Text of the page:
South Florida Native Sur Back Impresses With Debut Album

Like other urbanized bastions of creative inspiration, the South Florida landscape alternates between mind-numbingly dull and breathtakingly stunning. For as much as the monotonous stretch of suburban sprawl dominates the conception of South Florida living, people are all too quick to forget about the quiet wonders and opportunities that are also scattered about. Whether admiring the stars from the comfort of the beach or gazing upon Miami's skyline from a high-rise, it is possible to be reminded occasionally of the marvels that our slice of the Sunshine State offers.

"I want there to be so many parts that you can't keep up with it."

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In several respects, this contrast between the natural and the manmade puts South Florida in good company. Though many are quick to dismiss any comparisons between South Florida and the likes of Los Angeles or New York City, Jupiter-raised Sur Back isn't so eager to do the same.

"People think of New York and Los Angeles as polar opposites, but being from South Florida, I think of it more as a three-point spectrum," she says, shrewdly making note of our potent mix of California beach culture, New York ambitions, and suburban lifestyles. "I think it's cool to have a different perspective rather than just being another Brooklyn-based artist."

Having just released her first full-length effort this month, Kitsch, the 22-year-old Sur Back has undergone something of an artistic odyssey up to this point. Born in Palm Beach Gardens, Caroline Sans did not always harbor ambitions of being a musician; rather, her creative spirit initially blossomed as a ballerina. But upon growing older, Sans sought to hone her creative, literal voice.

"I think it was [having] more control and agency onstage," she says of the shift. "Whereas in dance I was used to being told where to go... singing, and especially writing songs... there's a lot more freedom to it. It's kind of rooted in catharsis, too — just being able to work out things and have a voice while doing it."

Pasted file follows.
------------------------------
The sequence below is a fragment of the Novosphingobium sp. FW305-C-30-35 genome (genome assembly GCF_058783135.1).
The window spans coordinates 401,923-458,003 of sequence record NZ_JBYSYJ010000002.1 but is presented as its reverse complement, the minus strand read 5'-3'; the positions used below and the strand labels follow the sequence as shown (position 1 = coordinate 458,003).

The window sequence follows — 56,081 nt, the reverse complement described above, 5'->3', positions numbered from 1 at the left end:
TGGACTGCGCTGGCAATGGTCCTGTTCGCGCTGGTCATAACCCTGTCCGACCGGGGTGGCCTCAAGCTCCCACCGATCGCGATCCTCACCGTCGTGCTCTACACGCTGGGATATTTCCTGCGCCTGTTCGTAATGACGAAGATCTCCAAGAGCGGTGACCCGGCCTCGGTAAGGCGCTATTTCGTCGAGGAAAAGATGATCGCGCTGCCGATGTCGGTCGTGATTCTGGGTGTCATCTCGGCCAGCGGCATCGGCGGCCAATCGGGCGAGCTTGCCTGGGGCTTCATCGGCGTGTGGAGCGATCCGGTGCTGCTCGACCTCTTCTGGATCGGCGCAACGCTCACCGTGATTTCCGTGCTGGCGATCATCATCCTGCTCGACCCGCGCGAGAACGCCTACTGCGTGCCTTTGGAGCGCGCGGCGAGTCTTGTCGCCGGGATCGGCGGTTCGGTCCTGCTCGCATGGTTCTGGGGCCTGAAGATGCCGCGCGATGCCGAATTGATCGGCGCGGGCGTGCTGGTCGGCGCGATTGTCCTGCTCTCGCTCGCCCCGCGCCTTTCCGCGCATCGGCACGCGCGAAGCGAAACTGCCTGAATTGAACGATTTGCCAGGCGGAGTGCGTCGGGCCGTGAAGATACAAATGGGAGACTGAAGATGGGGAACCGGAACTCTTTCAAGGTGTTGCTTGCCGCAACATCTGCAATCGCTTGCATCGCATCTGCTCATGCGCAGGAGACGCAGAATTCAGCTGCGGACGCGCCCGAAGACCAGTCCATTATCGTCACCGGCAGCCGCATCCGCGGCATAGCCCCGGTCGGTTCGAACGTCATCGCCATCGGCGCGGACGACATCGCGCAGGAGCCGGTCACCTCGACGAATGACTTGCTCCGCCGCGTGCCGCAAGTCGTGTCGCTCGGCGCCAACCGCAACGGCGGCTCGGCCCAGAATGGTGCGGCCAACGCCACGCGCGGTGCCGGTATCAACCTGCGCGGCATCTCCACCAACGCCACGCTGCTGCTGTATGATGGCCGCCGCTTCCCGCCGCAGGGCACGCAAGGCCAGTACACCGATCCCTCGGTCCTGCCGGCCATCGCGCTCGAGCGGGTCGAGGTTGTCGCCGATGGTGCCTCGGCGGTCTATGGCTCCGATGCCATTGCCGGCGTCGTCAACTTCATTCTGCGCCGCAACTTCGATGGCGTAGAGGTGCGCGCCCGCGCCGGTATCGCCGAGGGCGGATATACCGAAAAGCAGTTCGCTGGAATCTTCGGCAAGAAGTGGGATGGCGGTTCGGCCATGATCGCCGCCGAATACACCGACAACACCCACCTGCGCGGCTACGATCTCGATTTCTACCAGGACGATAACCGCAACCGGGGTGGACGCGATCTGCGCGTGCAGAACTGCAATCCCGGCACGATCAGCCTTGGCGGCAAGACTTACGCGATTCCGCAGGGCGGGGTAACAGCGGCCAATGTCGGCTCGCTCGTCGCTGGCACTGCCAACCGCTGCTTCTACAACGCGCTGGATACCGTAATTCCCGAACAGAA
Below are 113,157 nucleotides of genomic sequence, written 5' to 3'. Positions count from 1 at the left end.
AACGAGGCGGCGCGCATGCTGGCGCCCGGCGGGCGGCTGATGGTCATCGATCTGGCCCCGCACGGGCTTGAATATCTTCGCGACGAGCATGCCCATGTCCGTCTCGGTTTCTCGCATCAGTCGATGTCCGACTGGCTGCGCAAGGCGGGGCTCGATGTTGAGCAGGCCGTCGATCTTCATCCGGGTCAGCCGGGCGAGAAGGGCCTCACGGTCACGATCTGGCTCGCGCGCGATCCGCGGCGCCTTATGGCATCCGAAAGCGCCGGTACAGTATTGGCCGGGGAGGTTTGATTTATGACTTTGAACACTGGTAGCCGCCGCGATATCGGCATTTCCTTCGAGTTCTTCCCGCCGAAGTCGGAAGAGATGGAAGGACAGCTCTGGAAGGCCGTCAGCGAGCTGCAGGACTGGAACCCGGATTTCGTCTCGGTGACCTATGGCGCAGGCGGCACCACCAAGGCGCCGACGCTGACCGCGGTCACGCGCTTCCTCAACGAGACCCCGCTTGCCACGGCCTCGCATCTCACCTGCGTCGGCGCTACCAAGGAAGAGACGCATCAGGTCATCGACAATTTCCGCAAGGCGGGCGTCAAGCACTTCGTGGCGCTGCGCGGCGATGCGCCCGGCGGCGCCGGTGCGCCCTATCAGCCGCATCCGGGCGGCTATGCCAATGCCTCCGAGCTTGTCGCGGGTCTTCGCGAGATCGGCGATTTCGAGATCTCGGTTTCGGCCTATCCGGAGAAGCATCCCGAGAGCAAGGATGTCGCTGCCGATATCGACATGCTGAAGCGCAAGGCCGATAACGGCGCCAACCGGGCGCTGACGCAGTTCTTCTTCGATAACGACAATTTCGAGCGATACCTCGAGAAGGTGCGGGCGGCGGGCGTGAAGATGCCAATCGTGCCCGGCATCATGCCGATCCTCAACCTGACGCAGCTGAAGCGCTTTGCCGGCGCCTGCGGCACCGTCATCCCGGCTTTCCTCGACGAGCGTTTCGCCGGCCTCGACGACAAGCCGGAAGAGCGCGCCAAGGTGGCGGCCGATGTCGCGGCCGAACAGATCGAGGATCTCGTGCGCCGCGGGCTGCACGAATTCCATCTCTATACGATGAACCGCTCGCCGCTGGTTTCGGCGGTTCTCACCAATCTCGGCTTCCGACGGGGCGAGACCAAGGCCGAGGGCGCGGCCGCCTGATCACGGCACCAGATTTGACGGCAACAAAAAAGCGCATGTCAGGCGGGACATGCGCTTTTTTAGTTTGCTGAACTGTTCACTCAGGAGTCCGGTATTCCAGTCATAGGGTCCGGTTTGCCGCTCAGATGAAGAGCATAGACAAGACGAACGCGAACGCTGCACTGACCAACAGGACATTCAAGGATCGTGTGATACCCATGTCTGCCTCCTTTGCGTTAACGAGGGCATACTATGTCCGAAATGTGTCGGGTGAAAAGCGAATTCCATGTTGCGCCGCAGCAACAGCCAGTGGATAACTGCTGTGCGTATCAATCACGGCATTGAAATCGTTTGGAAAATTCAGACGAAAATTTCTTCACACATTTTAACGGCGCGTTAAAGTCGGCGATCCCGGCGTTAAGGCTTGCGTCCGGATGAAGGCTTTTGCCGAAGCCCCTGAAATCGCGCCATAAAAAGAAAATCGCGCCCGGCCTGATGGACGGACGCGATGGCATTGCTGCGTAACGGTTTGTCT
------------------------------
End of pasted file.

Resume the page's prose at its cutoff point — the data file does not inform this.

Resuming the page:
Since her fledgling releases in 2014, Sur Back — who is an entirely self-taught musician — has garnered attention and acclaim for her voice, drawing comparisons to artists such as St. Vincent and Caroline Polachek. Though somewhat reductive, these parallels aren't entirely unearned. Like that of both artists, Sur Back's music is composed across a grand multi-instrumental canvas — self-described as "breakbeat baroque-pop meets New Wave chanson and converses in fuzz guitar" — with lyrics that would be uncomfortably revealing if they weren't wrapped up in enigmatic literary references. This can be observed most readily in her inaugural release, 2014's "Jane Eyre." Accompanied by a music video that alternates between shots of the expansive Atlantic Ocean and the claustrophobia of many a suburban South Florida bedroom, "Jane Eyre" captures Sans' acute understanding of both her unique artistic background and her capacity for impactful compositions.

Although separated by two years of heightened expectations and artistic growth, Kitsch fulfills Sur Back's initial promise on "Jane Eyre," with a maturity — both in songwriting and sound — that belies her sparse discography. Even on an EP, she demonstrates a control over pacing and progression that eludes many veteran musicians.

"I know a big trend right now is being minimalistic, and I have no interest in doing that... I want there to be so many parts that you can't keep up with it," she says of her bold production style. "I want everything to sound really full and like a ballet."

Looking ahead, Sur Back is eager to reconcile her Floridian mindset with the demands of being a recording artist, even if it means channeling the state's omnipresent and oppressive humidity. "I think it's important — if you apply it in the right way — to take that heat," she notes. "Even though it's climate, it's also internal in a way, and you use that to motivate you. It's almost like you're threatening yourself: If I don't work hard and achieve things, then I'm just going to be stuck."

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Zach Schlein is the former arts and music editor for Miami New Times. Originally from Montville, New Jersey, he holds a BA in political science from the University of Florida and writes primarily about music, culture, and clubbing, with a healthy dose of politics whenever possible. He has been published in The Hill, Mixmag, Time Out Miami, and City Gazettes.
Contact: Zach Schlein